Vanessa Gebbie has won numerous awards for her short fiction including a Bridport Prize. An extract of her novel, The Coward’s Tale, won the Daily Telegraph’s ‘Novel in a Year.’ A.N. Wilson chose it as his novel of the year 2011 in the Financial Times, describing it as “an extraordinarily lyrical, moving, funny evocation of a Welsh mining town and its inhabitants as seen through the eyes of ‘the coward’, who witnessed the collapse of the Kindly Light pit. A poet’s novel, really.”
When did you first start writing and how did you go about starting your first novel?
I started writing when I was a child; I produced a newspaper at the age of 6, the first issue was written in blue crayon! I wrote dreadful poetry when I was in my teens; I’ve still got it and it makes me giggle. I didn’t write much apart from comedy, skits and sketches until I started writing fiction properly in late 2002.
I remember I was once shopping in Brighton during a thunderstorm. I dashed into Waterstones, and I picked up two books that I’d heard about from the old 3 for 2 table. I needed a third, so I ended up picking Austerlitz by W G Sebald. I drove home, sat down with some tea in my wet trousers and I didn’t get up again until I’d finished it. 400 pages. I have to thank that man so much; that’s when I turned from someone who had bought a book to someone who had become a writer. It pushed the switch. He broke the rules, but he did it in such a way that it was exciting to read. It unlocked the feeling of ‘I want to do this.’ His themes were jumping up and down in my head because they were mine as well.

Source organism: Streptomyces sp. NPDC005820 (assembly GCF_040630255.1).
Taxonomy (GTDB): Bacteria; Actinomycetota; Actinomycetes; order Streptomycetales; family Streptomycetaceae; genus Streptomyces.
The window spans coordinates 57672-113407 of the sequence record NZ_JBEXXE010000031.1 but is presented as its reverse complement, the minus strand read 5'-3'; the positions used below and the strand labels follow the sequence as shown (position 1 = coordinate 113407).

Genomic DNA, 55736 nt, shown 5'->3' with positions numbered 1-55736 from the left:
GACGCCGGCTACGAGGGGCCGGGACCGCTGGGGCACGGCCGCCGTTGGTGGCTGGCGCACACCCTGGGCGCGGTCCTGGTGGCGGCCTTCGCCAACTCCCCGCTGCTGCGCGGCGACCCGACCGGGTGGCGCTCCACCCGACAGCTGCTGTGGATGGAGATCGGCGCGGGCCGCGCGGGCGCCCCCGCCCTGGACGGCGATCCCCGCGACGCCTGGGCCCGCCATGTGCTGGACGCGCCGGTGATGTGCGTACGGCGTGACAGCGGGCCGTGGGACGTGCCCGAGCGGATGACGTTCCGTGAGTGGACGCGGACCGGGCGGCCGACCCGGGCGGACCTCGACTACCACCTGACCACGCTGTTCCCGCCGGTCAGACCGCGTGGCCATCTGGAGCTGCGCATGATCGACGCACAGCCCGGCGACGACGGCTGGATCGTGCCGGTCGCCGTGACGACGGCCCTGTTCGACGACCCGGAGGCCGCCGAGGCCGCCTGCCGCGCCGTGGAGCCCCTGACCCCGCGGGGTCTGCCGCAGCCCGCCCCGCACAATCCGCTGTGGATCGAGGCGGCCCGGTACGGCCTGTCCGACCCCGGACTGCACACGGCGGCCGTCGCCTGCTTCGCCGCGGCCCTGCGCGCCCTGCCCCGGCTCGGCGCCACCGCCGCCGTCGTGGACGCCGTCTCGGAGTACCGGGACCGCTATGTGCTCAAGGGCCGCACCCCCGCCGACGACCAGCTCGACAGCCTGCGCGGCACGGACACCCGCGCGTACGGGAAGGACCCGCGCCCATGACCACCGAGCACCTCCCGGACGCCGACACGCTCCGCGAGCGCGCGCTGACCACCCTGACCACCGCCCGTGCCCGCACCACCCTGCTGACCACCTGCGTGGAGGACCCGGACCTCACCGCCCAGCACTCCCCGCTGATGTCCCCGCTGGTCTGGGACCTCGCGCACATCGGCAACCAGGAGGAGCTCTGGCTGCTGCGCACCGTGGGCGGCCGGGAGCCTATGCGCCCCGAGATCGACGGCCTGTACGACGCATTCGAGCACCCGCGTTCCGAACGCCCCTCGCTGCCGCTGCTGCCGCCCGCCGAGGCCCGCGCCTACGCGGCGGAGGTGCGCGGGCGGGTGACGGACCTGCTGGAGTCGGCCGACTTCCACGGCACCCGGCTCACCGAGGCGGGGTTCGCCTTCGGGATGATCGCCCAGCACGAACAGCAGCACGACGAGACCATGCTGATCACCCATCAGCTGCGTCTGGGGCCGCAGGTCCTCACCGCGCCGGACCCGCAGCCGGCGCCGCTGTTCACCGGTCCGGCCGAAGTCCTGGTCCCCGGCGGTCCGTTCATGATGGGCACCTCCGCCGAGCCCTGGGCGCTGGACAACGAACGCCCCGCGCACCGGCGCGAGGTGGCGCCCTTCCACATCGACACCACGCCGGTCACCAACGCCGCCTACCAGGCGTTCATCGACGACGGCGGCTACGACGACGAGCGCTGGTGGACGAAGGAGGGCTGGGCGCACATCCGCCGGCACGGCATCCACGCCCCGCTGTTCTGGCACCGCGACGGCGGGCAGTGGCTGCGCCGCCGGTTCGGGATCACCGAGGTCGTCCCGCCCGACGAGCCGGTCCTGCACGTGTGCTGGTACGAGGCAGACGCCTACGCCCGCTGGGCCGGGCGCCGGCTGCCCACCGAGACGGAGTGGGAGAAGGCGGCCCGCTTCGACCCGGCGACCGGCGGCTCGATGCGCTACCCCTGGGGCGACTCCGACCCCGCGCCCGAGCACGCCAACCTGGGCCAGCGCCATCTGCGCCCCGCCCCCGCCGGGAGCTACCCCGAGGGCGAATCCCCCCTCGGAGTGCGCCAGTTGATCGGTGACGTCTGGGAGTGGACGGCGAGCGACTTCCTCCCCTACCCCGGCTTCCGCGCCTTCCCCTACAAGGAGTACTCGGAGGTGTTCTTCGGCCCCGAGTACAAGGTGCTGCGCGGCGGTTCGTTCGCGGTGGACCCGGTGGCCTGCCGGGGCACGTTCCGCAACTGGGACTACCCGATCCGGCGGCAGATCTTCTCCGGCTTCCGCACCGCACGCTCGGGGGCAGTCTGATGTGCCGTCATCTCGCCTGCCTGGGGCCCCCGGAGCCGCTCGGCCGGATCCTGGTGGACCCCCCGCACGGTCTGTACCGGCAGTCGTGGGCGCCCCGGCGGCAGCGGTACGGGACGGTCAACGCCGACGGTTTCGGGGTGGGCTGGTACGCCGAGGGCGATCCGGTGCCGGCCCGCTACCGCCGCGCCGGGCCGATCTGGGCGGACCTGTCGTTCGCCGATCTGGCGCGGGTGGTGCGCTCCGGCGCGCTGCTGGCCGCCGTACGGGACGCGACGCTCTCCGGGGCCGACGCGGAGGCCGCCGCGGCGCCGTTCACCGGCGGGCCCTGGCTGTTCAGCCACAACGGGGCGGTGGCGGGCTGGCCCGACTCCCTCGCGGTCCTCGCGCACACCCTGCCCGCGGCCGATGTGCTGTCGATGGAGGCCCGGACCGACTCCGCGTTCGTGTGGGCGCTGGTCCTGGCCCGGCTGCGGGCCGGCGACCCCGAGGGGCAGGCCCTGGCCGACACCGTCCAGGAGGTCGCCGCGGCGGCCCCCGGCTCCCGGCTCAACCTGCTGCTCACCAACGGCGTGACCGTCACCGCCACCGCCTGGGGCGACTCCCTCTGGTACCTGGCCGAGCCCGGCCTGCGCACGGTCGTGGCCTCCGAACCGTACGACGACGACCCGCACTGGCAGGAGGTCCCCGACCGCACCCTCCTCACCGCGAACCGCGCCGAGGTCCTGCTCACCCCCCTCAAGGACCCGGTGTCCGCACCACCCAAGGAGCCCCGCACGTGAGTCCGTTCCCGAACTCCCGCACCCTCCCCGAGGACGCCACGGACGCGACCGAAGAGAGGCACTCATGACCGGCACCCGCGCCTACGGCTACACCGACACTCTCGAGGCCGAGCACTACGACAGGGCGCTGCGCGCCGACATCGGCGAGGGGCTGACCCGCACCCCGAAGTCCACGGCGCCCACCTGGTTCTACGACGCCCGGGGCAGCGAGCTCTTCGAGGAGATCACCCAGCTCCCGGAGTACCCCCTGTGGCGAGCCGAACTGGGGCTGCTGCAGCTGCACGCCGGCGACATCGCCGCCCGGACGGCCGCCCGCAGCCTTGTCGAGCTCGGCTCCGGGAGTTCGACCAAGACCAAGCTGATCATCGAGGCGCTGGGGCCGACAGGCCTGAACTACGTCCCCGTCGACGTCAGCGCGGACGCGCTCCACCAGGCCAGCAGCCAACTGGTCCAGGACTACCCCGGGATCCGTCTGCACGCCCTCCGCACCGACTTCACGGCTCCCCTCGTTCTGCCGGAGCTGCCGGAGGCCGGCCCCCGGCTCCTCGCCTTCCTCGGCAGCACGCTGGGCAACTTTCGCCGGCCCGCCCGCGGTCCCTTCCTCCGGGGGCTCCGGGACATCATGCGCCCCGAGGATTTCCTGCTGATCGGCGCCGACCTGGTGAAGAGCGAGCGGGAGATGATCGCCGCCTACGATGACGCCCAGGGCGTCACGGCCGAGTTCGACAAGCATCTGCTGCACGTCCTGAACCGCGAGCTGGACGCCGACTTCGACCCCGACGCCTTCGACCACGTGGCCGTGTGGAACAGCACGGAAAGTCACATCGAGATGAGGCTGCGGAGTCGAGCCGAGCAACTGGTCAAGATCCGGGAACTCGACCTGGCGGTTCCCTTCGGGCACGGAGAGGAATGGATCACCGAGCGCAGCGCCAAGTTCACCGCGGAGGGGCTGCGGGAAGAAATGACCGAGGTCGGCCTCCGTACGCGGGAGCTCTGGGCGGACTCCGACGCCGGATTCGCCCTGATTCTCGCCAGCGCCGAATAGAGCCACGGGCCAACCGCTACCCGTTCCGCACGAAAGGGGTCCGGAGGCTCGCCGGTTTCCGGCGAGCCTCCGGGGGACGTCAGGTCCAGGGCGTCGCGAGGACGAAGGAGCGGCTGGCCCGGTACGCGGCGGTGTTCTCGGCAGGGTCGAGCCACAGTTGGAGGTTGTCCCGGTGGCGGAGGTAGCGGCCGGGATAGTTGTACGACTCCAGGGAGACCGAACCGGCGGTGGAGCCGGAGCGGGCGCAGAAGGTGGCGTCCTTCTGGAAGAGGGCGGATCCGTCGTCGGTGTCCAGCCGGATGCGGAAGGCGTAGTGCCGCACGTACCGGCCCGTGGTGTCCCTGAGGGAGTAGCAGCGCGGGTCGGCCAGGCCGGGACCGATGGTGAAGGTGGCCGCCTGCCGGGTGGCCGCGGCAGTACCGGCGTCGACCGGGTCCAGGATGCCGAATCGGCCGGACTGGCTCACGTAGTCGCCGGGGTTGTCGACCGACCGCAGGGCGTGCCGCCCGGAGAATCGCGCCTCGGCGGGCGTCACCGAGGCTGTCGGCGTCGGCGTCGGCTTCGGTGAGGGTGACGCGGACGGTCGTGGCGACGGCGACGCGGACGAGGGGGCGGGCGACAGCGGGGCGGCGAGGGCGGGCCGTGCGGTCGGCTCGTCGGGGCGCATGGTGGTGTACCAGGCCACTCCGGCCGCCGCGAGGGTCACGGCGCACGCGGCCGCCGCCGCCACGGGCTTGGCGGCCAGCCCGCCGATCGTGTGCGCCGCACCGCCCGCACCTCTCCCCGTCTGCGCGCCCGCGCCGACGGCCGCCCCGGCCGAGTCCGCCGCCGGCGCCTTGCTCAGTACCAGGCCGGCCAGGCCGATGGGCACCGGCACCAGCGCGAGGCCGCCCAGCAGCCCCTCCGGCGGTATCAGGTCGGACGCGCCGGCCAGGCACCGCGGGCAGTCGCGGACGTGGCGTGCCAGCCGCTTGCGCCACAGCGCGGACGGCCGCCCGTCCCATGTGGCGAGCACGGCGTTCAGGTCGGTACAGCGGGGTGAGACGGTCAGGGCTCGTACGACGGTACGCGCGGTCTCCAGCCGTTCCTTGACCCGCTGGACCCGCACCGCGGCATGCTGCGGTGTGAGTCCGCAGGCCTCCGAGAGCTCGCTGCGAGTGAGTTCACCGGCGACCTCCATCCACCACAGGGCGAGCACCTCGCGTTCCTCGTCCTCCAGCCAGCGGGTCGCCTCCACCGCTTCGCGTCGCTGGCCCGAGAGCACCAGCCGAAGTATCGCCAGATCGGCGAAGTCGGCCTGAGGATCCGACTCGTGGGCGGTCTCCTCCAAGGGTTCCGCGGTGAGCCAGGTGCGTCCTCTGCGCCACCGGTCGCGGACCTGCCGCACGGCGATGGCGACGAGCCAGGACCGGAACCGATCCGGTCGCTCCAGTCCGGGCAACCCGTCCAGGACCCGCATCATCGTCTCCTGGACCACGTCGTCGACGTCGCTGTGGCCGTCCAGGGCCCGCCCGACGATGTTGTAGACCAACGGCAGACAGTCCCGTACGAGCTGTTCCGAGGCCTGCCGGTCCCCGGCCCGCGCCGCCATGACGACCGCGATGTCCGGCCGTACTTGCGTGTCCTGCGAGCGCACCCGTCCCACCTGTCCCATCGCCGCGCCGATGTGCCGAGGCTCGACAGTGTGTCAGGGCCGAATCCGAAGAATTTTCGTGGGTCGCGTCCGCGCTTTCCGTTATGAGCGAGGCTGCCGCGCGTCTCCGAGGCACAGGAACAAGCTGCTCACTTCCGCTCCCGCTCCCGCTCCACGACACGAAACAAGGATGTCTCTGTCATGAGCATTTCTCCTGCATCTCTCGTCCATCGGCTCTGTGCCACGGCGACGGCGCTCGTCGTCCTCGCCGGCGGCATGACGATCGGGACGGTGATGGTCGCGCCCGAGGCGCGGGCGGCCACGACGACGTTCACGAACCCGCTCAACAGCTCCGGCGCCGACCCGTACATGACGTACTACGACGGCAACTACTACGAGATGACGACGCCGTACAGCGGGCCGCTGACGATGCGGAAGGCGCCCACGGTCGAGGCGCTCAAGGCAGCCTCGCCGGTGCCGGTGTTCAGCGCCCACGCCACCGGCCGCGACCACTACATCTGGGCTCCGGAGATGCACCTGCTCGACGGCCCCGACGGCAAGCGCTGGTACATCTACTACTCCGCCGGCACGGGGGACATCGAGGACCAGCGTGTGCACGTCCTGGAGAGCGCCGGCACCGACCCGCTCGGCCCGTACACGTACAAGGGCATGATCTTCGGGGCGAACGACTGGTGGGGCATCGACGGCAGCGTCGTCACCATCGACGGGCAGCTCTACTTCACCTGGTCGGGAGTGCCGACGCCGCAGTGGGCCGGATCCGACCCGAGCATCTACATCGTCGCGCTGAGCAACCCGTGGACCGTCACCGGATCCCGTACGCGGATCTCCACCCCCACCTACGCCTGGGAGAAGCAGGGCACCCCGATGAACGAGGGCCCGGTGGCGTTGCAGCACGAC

How did you get into teaching?
I think I’d found the thing that I loved doing and I wanted to pass on the love of doing it. I’m a totally non-academic tutor; I’m very craft based and I try to open up creativity in people. I think that story telling is almost innate in us. People sat round fires in caves in the Stone Age, telling each other stories. I don’t think they would have just said, “I went off and got a mammoth today”. We have an ability to hang onto the important facts and drip feed people with the important bits. You don’t give it all up front, you make them want to know the next bit, keep them involved by creating a character that draws them in and putting that character in a situation they can empathise with; make the reader want to find out how they resolve this thing. The most successful pieces of writing are those where the reader, almost despite themselves, becomes seduced into the world of the story.
What is your advice for writers who are just starting out?
1. Read as much as you can, not just the things that you’re told to read by parents, tutors, and reviewers. Read the back of the cereal packet. Read both good books and bad ones. Whatever genre you want to work in, you’ve got to get a sense for when you’re improving. Write as much as you can, and at some point you will find that the words take on a shape and rhythm of their own; it’s almost a physical thing to recognise what it feels like, that moment you change from being the person in charge of the pen to someone not deliberately creating something. You’ll find the point when a character takes off and does their own thing; you need to recognise that, and not refuse to let the character do what they want. Don’t use the characters as the puppet. Be a tool to the character, so you’re following along behind them.
2. Listen to your own instincts as a writer, and then edit, edit, edit. You’ve got to use the complete other end of the brain; be hard-nosed and use the knowledge you’ve built up about genre, structure, what works and what doesn’t; sharpen and polish your work. That may mean cutting a huge amount of words or cutting a story down by a third. I think a lot of writers don’t do enough, they leave it raw. There’s no point in doing things by half; “if a thing’s worth doing, it’s worth doing it well,” said my old Ma.
How did you go about approaching an agent?